Jill Thorp: Getting ready for tupping time on Stott Hall Farm

Jill Thorp lives at Stott Hall Farm in between the lanes of the M62 and writes for The Yorkshire Post every weekend. Picture by Gary Longbottom.
Jill Thorp lives at Stott Hall Farm in between the lanes of the M62 and writes for The Yorkshire Post every weekend. Picture by Gary Longbottom.

We’ve had an incredibly hectic and amusingly varied week. My mum and I had a day out at the Horse of the Year Show, sadly not competing but cheering on our friends who had successfully qualified and gained their golden ticket.

Watching all those fantastic native breeds, coats glistening, manes and tails shimmering under the spotlights, is an absolute joy for us. I have no doubt that John-William’s skill and sheer determination will one day get him there.

Stott Hall Farm, where Jill Thorp farms with her husband Paul and son John-William. Picture by Tony Johnson.

Stott Hall Farm, where Jill Thorp farms with her husband Paul and son John-William. Picture by Tony Johnson.

As tupping time is fast approaching we decided to get one of our Blue Faced Leicester boys fertility tested. We’d used him last year and unfortunately he’d proved to not be hugely successful. He’d shown little interest in the ewes and I’d wondered if being a lamb it was all a bit too much for him. The corn trough was definitely more an attractive proposition than the ewes.

As we’d decided to give him another chance I thought we’d better make sure that he was firing on all cylinders. After getting over the initial childish hilarity at the “tickler” that was to be used, I was given the task of semen collector. Thankfully we’ve known our vet, Shona, for quite some time, and she took great delight in witnessing our childish hilarity, which only increased 10-fold when she whipped out the bull tickler.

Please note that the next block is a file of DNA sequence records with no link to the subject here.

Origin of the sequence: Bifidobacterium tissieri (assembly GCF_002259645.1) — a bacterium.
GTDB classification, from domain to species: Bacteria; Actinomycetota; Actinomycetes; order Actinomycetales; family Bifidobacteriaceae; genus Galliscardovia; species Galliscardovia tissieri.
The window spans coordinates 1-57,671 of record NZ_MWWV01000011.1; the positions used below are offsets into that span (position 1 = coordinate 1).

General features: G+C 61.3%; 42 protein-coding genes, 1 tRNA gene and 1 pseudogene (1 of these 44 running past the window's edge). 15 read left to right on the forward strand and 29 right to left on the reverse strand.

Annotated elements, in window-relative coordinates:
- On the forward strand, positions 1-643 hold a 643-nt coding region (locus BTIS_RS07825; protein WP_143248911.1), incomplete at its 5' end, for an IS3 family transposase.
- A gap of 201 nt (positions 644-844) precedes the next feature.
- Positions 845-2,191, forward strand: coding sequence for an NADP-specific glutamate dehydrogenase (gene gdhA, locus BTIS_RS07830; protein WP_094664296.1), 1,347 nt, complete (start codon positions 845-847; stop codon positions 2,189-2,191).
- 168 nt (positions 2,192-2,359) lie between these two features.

What life is really like on Jill Thorp’s farm in the middle of the M62

Jill Thorp: Raising a glass to celebrate fresh coat of paint at Stott Hall Farm

The device used is actually an electrode probe. It is inserted into the rectum to massage the seminal vesicles. A very mild electrical charge is applied and hopefully ejaculation occurs.

Unfortunately for our tup, or some may say fortunately, the process had to be repeated. It was clearly an exhausting process for our lad as after a few grunts his knees gave way and after a successful collection he was assisted back to the trailer by Paul. Of course this resulted in more giggles and mutterings of “typical bloke”!

Later in the week, following an early start, we arrived at Hawes Auction Mart for the annual sale of Blue Faced Leicester sheep. I am, of course, like a child in a sweet shop whereas Paul smiles on through gritted teeth. Row after row, pen after pen of my favourite breed. I’d had my orders, no more females and just one shearling tup.

As the day progressed, he softened and came more round to my way of thinking, eventually taking a stroll through the females. Despite not always agreeing on the breed of sheep, we both usually pick out similar sheep and tend to agree on what we want. By the end of the day we had a shearling tup, a tup lamb and two beautiful shearling ewes to join my ever increasing flock.

John-William shares my love of the mighty Leicester, mostly I think because they’re so friendly and amenable. He was ecstatic when I told him that the tup lamb and females were to be his own and after several minutes of admiring his new tup named him Timmy. After a liberal splattering of raddle paint he was introduced to his new wives and eagerly watched by John-William.

The pressure is now on!

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